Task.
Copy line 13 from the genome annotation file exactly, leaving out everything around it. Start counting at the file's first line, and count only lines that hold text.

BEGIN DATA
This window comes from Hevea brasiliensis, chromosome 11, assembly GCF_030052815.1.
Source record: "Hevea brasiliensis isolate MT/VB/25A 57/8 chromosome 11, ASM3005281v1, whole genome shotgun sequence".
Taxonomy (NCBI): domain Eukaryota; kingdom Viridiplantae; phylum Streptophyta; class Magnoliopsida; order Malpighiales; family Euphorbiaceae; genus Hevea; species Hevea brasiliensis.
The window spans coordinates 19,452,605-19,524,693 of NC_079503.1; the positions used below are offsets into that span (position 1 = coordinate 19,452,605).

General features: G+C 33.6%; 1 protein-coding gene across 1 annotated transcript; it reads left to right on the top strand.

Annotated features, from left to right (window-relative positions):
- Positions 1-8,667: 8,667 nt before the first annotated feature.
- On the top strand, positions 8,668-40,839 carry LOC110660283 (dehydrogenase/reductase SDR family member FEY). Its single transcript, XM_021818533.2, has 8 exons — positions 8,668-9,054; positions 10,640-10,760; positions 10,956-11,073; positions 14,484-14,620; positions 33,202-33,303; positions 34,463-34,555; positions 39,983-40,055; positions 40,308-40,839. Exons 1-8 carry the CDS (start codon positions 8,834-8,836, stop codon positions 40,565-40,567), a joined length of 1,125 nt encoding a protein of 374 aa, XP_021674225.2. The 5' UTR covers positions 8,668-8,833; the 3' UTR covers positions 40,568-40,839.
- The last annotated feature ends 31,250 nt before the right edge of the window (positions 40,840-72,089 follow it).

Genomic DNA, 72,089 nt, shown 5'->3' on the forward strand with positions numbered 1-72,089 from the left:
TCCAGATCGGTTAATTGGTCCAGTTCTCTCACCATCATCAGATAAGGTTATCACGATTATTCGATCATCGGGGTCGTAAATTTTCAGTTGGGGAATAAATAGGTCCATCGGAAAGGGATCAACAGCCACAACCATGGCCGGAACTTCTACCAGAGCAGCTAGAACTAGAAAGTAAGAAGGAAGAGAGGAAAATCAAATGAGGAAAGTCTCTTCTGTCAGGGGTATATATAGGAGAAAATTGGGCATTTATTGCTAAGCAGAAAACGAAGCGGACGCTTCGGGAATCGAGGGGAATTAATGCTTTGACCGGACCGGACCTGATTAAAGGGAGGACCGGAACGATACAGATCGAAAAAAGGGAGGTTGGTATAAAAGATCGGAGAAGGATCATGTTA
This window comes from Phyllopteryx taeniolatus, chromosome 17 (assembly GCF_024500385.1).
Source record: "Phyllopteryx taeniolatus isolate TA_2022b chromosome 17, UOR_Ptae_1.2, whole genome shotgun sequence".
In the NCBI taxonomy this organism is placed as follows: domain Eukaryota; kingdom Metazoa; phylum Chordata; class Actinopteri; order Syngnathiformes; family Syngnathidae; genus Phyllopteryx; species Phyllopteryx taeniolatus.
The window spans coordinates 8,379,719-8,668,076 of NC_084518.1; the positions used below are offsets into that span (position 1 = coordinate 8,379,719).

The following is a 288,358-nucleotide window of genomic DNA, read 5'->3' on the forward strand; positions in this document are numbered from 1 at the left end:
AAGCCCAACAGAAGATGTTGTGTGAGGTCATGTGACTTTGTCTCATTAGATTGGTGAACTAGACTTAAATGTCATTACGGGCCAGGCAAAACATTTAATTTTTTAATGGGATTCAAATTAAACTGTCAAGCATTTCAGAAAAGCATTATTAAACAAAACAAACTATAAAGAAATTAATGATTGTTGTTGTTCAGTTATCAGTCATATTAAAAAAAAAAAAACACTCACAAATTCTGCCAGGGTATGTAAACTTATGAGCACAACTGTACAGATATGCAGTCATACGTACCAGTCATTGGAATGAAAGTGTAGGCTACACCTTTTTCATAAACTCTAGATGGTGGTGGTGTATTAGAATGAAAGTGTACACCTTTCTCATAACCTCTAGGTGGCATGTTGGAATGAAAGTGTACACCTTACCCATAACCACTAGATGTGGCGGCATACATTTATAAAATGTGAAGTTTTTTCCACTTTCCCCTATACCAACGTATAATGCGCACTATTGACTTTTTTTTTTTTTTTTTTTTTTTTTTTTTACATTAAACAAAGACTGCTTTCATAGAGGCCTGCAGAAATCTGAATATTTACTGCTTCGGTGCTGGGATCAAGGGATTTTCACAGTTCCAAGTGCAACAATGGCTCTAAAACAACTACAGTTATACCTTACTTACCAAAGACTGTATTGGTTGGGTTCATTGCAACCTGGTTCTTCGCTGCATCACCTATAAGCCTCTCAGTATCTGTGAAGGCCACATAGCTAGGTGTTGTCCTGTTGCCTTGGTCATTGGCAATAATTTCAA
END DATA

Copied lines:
Source record: "Phyllopteryx taeniolatus isolate TA_2022b chromosome 17, UOR_Ptae_1.2, whole genome shotgun sequence".